Daily Israel Report

Israeli Hospital Celebrates Two Successes

Rambam Hospital in Haifa saves woman’s life and also pioneers new technique for brain treatment.
By Elad Benari
First Publish: 8/9/2010, 5:26 AM / Last Update: 8/9/2010, 5:19 AM

Piotr Fliter

Haifa’s Rambam Medical Center has plenty to be proud of these days.

Just two weeks ago, doctors at the hospital managed to revive a woman who passed away moments before an emergency procedure. Not only was she revived, the surgery was subsequently completed successfully and the woman completely recovered.

It all started when Tikiyah Hassan, 44, was brought into the hospital with a suspected rupture of the aorta. She was deemed to be in immediate danger and was prepped immediately for surgery; however, as she entered the operating room her aorta torn completely, causing blood to burst into the membrane which surrounds the heart, and essentially causing her heart to stop.

The hospital’s medical team decided not to give up and performed the surgery, all the while performing resuscitation efforts on the patient.  During the surgery she was connected to a heart-lung machine. Her aorta and aortic valve were replaced during the surgery, which lasted a total of five hours.

The surgery was a success and only a few days later, Hassan was released from the hospital in good condition.

Dr. Gil Bolotin, head of Rambam's Cardiac Surgery Department, who performed the surgery along with a team of professionals from the hospital said: "This is a high-risk surgery and a move that becomes even more complex when it comes to beginning an operation with CPR. Against all odds, we decided to continue the surgery and to my delight this decision brought her back to life and allowed her to return to her family.

"Every year about twenty aortic surgeries are performed at Rambam, half of which are emergency surgeries due to a rupture," added Dr. Bolotin. "It’s not every day that such drama occurs in the operating room, and when a case such as this ends well, it reminds us how important and amazing our job is."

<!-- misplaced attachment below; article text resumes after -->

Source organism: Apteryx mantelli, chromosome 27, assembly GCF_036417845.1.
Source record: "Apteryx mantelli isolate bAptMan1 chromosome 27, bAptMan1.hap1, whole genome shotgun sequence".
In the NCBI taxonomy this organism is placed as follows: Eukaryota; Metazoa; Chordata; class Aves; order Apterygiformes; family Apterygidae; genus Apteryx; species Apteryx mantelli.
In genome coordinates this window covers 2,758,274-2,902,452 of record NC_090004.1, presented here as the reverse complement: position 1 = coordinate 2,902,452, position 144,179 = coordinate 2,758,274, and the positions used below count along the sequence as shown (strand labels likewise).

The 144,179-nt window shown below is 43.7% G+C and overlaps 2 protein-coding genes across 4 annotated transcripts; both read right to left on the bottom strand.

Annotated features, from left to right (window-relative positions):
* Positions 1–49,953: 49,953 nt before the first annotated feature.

This medical miracle is not the only thing which Rambam can boast about. Last week, the hospital’s surgeons performed for the first time a rare and unique procedure which combines a catheterization of the brain with brain surgery.

A 53 year-old man who was admitted to the hospital was deemed as suffering from a slight brain hemorrhage. An examination found that he had an abnormal connection within his blood vessels. When the traditional methods could not solve the issue, the doctors performed the unique procedure which involves removing the patient's skull and exposing the brain and performing a catheterization of the problematic blood vessels.

The surgery was conducted by Dr. Gil Sviri, a senior neurosurgeon, and invasive neuroradiologist Dr. Yaaqov Amsalem, who is one of only four specialists in Israel that perform intra-arterial brain catheterizations. The surgery in this case was a success as well, and the patient recovered and was released from the hospital several days later.

Dr. Sviri explained that this is the only way to treat such patients, as other methods expose patients to repeated brain hemorrhages and irreversible brain damage. “Apart from applying the combined technique, the surgery was carried using a few new accessories that improved our capabilities to perform the surgery successfully,” he said. “These operations are the result of a long cooperation between the areas of diagnosis and treatment of vascular disease of the brain. Rambam has invested many resources in this field in recent years. These patients are reaping the fruits of this investment.”

The Rambam Medical Center is located in Haifa (Israel’s third largest city) and is the largest hospital in northern Israel. Last October the hospital dedicated a new $14 million emergency facility that provides protection from missiles and chemical weapons. The new emergency room is the first stage of a plan that includes the establishment of a secure underground hospital for 1,730 patients, a children’s hospital and facilities for cancer care and for cardiac treatment, and a tower for clinical research. When completed, the complex will be more than three times larger than the previous facility. It will have the ability to treat 60 patients simultaneously.